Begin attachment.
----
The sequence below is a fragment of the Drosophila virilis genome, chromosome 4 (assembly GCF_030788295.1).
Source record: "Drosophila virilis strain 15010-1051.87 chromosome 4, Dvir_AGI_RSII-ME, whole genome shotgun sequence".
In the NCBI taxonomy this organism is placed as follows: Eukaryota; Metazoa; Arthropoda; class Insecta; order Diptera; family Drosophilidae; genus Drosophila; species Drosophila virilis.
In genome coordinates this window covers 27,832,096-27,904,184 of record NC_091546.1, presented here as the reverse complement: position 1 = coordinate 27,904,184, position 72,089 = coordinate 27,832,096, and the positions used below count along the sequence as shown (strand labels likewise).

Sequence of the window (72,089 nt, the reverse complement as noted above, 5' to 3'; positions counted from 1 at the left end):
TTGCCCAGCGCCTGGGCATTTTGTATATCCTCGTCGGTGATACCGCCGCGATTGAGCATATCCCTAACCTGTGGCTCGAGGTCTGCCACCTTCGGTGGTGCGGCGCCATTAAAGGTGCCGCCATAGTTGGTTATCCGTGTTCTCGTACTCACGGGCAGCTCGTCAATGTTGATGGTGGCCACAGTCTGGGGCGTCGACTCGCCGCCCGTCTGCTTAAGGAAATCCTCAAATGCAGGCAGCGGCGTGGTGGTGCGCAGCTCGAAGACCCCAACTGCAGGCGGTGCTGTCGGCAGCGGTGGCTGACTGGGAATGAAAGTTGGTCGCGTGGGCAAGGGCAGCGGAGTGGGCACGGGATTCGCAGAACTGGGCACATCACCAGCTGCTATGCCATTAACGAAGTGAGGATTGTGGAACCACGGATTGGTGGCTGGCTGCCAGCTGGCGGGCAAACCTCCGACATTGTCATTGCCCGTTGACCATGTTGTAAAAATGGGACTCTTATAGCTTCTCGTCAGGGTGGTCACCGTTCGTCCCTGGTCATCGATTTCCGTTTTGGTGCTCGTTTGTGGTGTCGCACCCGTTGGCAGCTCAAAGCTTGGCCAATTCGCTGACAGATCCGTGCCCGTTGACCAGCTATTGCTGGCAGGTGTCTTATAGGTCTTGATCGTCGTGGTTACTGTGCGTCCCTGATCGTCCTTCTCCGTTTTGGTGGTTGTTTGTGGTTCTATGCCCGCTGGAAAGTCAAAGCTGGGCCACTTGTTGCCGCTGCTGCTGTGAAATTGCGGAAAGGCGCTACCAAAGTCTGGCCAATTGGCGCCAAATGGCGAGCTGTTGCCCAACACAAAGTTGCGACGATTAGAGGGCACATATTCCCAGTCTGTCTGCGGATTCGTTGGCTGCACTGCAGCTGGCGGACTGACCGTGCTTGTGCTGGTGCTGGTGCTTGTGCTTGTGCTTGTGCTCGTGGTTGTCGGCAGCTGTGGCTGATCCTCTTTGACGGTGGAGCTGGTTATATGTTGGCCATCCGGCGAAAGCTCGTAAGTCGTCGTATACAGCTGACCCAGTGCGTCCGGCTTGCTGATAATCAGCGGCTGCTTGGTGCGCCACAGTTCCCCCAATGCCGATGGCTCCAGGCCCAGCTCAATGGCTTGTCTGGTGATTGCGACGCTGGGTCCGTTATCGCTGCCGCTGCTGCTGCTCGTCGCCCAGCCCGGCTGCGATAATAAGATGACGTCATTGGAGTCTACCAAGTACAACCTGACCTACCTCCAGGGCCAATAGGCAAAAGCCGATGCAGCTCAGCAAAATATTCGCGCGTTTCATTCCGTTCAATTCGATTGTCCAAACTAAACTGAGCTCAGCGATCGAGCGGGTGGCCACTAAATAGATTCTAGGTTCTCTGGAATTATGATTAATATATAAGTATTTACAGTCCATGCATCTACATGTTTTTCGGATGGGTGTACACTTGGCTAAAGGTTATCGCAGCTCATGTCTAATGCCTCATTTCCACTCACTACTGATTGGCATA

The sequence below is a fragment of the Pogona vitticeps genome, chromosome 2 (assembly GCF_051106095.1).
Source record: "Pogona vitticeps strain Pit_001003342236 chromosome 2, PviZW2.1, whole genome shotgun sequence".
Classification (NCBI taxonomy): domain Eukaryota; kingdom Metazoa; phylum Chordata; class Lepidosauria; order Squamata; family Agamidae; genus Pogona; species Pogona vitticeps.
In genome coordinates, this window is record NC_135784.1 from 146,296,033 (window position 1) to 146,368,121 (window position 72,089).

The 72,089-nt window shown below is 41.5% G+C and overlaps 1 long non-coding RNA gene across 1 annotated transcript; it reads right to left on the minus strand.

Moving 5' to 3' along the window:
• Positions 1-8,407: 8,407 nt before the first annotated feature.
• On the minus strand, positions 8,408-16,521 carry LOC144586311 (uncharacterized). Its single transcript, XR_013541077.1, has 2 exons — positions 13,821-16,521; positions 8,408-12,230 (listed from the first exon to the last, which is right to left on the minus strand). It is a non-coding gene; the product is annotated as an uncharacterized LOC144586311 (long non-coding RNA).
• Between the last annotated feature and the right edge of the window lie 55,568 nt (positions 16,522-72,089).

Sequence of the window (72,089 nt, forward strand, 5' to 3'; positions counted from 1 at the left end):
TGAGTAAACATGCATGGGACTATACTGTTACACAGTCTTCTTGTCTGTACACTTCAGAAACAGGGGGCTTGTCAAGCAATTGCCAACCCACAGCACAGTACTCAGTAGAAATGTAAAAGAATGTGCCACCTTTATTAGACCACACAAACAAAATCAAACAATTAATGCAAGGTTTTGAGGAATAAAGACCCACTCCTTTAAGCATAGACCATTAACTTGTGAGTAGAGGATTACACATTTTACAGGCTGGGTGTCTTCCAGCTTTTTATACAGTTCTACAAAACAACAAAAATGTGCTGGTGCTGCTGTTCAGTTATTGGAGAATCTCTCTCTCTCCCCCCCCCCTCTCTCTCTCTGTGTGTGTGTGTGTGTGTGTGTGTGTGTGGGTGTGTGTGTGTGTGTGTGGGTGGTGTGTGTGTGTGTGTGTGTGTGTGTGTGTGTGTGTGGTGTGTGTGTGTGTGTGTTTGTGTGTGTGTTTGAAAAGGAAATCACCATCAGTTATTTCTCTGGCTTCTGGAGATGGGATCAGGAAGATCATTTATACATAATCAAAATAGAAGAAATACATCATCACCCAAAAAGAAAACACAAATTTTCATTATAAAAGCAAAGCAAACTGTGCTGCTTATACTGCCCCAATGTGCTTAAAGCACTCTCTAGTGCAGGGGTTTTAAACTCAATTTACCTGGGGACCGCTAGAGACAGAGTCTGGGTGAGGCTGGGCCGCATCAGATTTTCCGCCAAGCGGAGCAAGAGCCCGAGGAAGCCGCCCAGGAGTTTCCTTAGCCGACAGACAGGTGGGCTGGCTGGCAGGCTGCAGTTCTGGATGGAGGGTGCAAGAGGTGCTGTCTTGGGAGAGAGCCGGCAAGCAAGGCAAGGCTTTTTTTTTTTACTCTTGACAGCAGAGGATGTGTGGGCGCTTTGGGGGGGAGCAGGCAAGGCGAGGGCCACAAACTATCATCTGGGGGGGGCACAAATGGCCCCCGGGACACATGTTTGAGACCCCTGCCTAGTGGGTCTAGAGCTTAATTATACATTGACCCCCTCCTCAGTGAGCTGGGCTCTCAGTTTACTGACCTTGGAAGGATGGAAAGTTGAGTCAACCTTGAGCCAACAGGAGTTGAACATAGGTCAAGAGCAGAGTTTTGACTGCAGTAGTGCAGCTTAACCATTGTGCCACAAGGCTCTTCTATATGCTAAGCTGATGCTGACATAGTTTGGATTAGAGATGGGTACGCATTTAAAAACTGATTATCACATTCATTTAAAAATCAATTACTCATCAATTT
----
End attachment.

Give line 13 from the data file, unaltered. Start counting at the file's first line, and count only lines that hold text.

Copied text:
• Positions 1-8,407: 8,407 nt before the first annotated feature.